CP: That last question is easy. Yes! If people didn’t still like to invest in our market then yields wouldn’t continue to go down and prices wouldn’t increase. The market is becoming more competitive, yet we believe there are still good deals in the market.
Q: Silicon Valley has a long history of booms and busts. Right now we have a boom that is the envy of the rest of the nation. Are we close to the peak of the boom or do you feel like we still have a little bit of room for property value growth?
CP: The market doesn’t have a strong supply pipeline, and values in many markets are not near replacement cost. If you look at the past three years of net absorption, and we continue to grow at that rate, we will have a very strong owner’s market.
I think a vibrant IPO market will push things further and we will have that in 2014. I also think that the traditional office tenants—the FIRE industries (finance, insurance and real estate)—are slowly but steadily improving. On the flip side, we may have to deal with the Fed tapering and continued budget uncertainty in Washington.
Q: We have heard that employment increases have been mainly supported by the technology industry around the country. Tech cluster cites certainly seem to be doing better. As the rest of the nation continues to await a recovery, is it possible that we experience another recession before we ever come out this one?
CP: Not only does the IPO pipeline remain strong, but the technology sector is diversified and integrating itself further within “old line” companies like Walmart, Macy’s, Bechtel and Chase, who are focusing on expanding e-commerce and back-office technology. The energy sector is doing well and residential real estate continues to improve. Typically, euphoria in the markets with regards to valuations in real estate and IPOs occurs before a crash. However, we have not seen anything close to that environment yet.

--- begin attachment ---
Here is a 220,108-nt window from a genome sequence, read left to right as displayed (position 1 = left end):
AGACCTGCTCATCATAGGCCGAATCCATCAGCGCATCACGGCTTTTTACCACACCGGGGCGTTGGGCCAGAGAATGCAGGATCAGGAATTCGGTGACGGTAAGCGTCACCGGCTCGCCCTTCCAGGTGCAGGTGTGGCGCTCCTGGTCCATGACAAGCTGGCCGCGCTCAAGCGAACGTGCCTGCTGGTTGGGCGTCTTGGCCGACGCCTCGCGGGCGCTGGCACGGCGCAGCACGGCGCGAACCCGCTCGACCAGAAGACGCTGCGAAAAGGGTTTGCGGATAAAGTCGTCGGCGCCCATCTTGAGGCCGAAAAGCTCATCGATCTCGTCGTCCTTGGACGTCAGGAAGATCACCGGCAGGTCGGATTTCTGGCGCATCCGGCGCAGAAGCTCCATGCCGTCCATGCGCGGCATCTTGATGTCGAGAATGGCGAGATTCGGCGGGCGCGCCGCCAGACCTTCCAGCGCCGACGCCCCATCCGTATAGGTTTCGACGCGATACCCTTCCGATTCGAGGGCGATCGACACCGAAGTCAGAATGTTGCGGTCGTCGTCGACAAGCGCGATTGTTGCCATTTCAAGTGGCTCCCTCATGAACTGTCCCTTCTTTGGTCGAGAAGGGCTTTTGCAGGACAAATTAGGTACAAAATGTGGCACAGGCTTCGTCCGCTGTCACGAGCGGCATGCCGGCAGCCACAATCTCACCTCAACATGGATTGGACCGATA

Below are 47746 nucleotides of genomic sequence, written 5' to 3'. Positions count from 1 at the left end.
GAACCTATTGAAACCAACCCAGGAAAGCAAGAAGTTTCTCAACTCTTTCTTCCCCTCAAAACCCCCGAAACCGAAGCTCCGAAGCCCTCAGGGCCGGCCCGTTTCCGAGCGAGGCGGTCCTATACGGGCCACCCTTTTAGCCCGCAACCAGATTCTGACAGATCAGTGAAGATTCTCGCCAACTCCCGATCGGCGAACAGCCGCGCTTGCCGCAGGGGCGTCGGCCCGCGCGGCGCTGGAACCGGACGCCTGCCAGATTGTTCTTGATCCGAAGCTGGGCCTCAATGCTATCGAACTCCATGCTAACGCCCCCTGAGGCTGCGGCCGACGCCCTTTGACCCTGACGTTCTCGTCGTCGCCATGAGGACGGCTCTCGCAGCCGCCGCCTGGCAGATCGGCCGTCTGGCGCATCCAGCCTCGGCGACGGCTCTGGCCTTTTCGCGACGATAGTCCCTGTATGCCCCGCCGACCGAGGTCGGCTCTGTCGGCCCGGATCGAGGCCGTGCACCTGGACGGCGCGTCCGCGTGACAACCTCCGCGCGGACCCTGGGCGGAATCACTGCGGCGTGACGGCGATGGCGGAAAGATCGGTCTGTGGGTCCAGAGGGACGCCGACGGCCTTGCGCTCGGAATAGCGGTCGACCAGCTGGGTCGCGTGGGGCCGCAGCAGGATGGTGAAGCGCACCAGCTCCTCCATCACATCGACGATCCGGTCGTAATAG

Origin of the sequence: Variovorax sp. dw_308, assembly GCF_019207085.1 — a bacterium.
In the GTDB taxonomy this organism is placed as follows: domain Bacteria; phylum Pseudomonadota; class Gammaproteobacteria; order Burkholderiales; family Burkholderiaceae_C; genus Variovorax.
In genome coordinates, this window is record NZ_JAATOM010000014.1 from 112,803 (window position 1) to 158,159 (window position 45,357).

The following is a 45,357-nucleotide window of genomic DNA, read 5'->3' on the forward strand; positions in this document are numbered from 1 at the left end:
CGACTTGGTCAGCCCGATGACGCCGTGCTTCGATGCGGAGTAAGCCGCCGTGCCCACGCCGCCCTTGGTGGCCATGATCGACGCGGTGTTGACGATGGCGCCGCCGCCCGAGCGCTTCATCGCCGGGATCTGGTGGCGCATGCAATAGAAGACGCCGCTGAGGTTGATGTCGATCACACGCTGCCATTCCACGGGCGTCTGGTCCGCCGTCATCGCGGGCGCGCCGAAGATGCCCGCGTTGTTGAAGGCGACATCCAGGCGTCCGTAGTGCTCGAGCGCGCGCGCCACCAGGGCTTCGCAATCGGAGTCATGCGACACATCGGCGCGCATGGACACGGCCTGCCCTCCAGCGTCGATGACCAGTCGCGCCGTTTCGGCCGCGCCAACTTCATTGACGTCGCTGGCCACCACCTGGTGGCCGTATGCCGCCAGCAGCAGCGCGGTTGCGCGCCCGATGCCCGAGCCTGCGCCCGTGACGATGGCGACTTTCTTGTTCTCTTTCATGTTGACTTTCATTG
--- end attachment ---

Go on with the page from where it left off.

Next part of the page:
Q: You have made some big bets in the East Bay, and the conditions are perhaps ripest for that market to take off. Do you agree, and do you feel optimistic about what it has to offer compared to other submarkets in the Bay Area?
CP: The East Bay is interesting because entry level and occupancy costs are materially lower than those in San Francisco. Consequently, rents are lower. The influx of information technology professionals has driven up residential rents and discouraged East Bay commuters from living in San Francisco. We believe there to be tremendous opportunity for redevelopment and investment within these submarkets and are seeing San Francisco based firms actively looking in the East Bay.
Q: Was your fund raising focused on acquiring properties in the Bay Area only, or is Swift ready to expand outside of our region?
CP: Our team has a lot of history throughout the West Coast, and we are looking in Southern California and the Pacific Northwest. That being said, we made a conscious decision to base our firm in the Bay Area and this market will always be a focus for us.
Q: Is there a fear of inflation? We have heard continuously for over two years now that it’s coming fast and furious, yet it seems nowhere in sight. What are you seeing?
CP: Inflation and interest rates are big topics among real estate investment committees, including ours. Real estate has always been something of a hedge for inflation, but rising interest rates can have a negative effect on the capital markets—notably through cap rates. Swift tailors hedging strategies on our debt to each asset and business plan, and we are constantly re-assessing. Although short-term interest rates have risen year to date, the Federal Reserve has acknowledged that they will maintain a consistent, long term bond buying program that will temper any fluctuation within the credit markets.
Photography by Laura Kudritzki